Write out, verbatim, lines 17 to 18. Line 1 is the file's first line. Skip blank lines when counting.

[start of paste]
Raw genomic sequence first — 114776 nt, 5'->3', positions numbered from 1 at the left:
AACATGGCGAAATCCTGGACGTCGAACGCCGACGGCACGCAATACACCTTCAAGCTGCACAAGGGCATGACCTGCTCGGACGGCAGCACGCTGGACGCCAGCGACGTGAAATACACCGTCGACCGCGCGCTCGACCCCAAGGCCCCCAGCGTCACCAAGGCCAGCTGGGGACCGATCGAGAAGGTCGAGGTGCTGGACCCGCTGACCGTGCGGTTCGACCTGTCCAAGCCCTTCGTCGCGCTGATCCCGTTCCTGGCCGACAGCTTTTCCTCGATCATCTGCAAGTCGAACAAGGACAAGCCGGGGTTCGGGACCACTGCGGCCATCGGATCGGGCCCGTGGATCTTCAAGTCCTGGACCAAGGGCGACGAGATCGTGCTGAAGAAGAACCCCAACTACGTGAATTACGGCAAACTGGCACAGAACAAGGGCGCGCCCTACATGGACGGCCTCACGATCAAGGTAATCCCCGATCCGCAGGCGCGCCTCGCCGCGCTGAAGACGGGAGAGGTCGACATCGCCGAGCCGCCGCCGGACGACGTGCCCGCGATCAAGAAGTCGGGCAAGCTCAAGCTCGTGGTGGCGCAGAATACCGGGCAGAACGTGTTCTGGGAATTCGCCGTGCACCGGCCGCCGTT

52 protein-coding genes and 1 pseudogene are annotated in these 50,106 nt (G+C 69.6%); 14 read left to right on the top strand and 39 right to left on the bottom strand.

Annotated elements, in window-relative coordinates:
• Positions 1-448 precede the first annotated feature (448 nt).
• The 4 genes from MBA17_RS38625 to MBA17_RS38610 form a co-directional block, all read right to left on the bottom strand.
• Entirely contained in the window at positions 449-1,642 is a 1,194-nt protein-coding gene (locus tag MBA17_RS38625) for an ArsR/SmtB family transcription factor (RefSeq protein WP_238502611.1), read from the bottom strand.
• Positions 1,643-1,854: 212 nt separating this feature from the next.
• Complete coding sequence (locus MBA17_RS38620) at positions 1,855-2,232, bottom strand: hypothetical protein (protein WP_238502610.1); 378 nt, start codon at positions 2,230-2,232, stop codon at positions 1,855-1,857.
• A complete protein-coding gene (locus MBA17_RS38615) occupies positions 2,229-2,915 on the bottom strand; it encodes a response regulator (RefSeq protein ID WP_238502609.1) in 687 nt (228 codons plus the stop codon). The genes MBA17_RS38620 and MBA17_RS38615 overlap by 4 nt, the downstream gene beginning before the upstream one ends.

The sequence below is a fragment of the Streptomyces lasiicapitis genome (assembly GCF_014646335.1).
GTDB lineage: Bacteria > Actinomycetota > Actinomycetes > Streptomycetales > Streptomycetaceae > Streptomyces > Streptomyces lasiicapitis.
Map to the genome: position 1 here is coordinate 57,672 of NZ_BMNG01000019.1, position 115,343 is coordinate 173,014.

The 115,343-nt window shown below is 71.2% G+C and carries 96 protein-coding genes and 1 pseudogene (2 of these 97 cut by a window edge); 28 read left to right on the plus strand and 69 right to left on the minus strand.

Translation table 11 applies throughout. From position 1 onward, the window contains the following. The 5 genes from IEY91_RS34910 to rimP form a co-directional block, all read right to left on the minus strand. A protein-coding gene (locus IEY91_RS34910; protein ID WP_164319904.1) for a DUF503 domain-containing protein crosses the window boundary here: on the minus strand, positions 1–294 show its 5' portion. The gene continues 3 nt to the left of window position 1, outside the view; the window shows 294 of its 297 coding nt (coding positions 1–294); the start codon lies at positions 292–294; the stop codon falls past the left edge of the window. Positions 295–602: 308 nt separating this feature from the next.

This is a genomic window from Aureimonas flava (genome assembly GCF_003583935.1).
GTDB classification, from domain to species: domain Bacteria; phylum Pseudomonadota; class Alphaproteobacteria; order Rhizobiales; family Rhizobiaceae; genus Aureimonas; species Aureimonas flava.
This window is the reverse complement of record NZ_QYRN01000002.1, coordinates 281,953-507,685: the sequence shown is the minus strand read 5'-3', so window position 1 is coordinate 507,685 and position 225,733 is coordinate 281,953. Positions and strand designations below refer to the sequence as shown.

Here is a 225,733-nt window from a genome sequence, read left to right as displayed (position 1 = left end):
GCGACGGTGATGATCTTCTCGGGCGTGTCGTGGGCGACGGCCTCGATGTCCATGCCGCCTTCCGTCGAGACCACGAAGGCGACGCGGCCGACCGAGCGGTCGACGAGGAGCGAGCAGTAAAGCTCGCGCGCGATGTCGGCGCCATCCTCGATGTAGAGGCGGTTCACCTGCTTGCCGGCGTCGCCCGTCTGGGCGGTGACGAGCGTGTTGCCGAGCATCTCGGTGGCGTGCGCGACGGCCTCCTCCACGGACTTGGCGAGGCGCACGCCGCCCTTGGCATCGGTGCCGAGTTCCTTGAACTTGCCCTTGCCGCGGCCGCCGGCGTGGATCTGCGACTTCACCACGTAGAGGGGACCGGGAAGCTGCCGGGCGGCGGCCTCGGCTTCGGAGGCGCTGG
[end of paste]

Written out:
GTDB classification, from domain to species: domain Bacteria; phylum Pseudomonadota; class Alphaproteobacteria; order Rhizobiales; family Rhizobiaceae; genus Aureimonas; species Aureimonas flava.
This window is the reverse complement of record NZ_QYRN01000002.1, coordinates 281,953-507,685: the sequence shown is the minus strand read 5'-3', so window position 1 is coordinate 507,685 and position 225,733 is coordinate 281,953. Positions and strand designations below refer to the sequence as shown.